EDITOR, The Tribune.
In a desperate search for political traction for his vanity party, the newly amalgamated United People’s Movement (UPM), Gregory Moss has decided to dispense with common decency and to pander to the homophobic fears of some Bahamians.
Mr. Moss erroneously claimed that The Bahamas voted “yes” in support of the appointment by the United Nations of an independent expert charged with investigating infringements on the rights of minorities, including gays.
What The Bahamas did do last month, and what we should be proud of as a nation, is we voted against a draft amendment tabled by a group of African nations that would have fired a distinguished professor of international and human rights law who the UN had just hired last September.
He was given a three-year mandate to investigate abuse against members of the gay community around the world. This distinguished ambassador has no particular flame for the so-called “gay agenda”.
Previously he served on the UN’s Independent International Commission of Inquiry on Syria; the Commission on Human Rights on the Sale of Children, Child Prostitution and Child Pornography, and the International Commission of Inquiry on the Ivory Coast.
His passion, it seems, is in line with that of the UN, namely, the fierce protection of human rights, especially for minorities. I ask Mr Moss what could be wrong with that?
The despot Robert Mugabe who has laid waste to Zimbabwe likes to gin up support for his anti-gay stance by saying it was an agenda promoted by rich white developed countries. It was interesting to see him proved wrong last month.
The Africans came as a contingent adamantly demanding that sexual orientation and gender identity have no place under the umbrella of international human rights. The 54-member Africa group shouted their hypocrisy and their bigotry.
While the so-called rich white developed states sat back and watched the proceedings, it was the Latin American countries that led the counter-charge.
These very Christian, mostly Catholic countries were the voices of reason and compassion on the issue and their side persuaded a slim majority to continue this very valuable work.
I have no doubt this work will probably save the life of a young person somewhere in the world who is today staring down the ravages of hatred and intolerance.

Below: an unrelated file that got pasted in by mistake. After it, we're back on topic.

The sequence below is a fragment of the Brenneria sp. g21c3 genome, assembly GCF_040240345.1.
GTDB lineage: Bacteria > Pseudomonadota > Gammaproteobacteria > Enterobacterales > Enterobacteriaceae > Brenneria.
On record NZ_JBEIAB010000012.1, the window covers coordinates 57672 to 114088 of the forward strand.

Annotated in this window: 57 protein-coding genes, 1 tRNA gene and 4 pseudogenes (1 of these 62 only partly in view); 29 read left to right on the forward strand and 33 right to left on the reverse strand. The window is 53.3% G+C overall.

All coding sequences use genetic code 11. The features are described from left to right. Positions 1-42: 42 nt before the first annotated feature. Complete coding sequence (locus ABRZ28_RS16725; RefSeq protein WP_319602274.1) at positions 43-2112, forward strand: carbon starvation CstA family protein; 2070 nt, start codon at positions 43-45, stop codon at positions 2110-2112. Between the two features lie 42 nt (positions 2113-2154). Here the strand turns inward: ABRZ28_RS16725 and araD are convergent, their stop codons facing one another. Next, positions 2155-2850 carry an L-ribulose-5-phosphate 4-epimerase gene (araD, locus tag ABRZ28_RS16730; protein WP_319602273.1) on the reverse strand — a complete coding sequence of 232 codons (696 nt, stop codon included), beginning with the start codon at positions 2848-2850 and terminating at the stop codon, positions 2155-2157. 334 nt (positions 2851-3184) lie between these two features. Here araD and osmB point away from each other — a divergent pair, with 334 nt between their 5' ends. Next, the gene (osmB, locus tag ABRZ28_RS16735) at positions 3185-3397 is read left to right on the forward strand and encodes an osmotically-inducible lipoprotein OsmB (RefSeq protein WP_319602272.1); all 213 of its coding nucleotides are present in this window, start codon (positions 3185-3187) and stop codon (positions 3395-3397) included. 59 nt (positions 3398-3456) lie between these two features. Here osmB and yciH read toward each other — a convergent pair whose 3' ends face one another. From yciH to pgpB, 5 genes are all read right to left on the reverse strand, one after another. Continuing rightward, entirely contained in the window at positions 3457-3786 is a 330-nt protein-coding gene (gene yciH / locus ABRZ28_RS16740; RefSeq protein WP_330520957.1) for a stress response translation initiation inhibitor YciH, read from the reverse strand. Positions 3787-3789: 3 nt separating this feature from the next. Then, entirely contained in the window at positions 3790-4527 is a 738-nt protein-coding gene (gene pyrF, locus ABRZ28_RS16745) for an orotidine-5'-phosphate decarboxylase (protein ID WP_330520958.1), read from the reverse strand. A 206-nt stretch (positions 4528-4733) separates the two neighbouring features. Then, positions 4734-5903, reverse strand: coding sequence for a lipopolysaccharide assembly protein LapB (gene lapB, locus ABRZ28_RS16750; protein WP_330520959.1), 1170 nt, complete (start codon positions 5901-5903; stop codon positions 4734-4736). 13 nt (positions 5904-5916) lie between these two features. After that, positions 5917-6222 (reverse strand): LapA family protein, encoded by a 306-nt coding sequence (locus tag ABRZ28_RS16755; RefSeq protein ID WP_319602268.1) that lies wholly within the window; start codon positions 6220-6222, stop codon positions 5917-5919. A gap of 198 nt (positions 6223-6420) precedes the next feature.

What should be noted was that Caricom could not, or would not, find common ground on this issue. While we were joined by Antigua and Barbuda and St. Kitts and Nevis in voting against the African resolution, Barbados, Dominica, Grenada, Haiti and Trinidad and Tobago sat on the fence and abstained from voting.
Voting to stop the work of the independent expert were Belize, Guyana, Jamaica, St. Lucia and St. Vincent and the Grenadines. But I support Foreign Minister Fred Mitchell for his principled stand at the UN and in Caricom.
The UPM sees the vote as a part of a grand conspiracy by Perry Christie’s government to push an agenda that presumably is at odds with what Bahamians stand for.
They see this UN vote somehow as payback by the government for the loss suffered in the constitutional referendum last summer.
Some politicians and some pastors skilfully packaged and sold that referendum as a Trojan horse planted by nefarious gay plotters who want to take over first The Bahamas and then the world.
A lot of malarkey flew back and forth about the protection of our Christian values. What could be more Christian than to investigate violence against a person or to afford them the same rights, privileges and opportunities as everyone else in society or in the world?
Think back not so long ago when it was considered by some very Christian to support slavery. Think on the many bible passages that were used to justify racism and, sadly, are still used to excuse misogyny.
It should surprise absolutely no-one that the UPM’s drumbeat was picked up by the pouting pastors, Cedric Moss, Alfred Stewart and ole fire and brimstone himself Lyall Bethel, who use every occasion to spit and spin gay conspiracy theories.
Presumably the fourth member of the Chicken Little quartet, Pastor Mario Moxey didn’t hear the drums.
Moss is going to keep pushing on this subject that stokes the homophobic fire that sadly still burns in too many self-professed Christian people.
Bigotry must not be allowed to become a part of this upcoming election campaign and it must be denounced by all political leaders.
And if our politicians need cover to do the right thing, I propose they hide behind the Pope. As an authority on all things Christian he famously said “Who am I to judge them (gays) if they’re seeking the Lord in good faith.”
Can I get an Amen from any of the pastors on that?
January 7, 2017.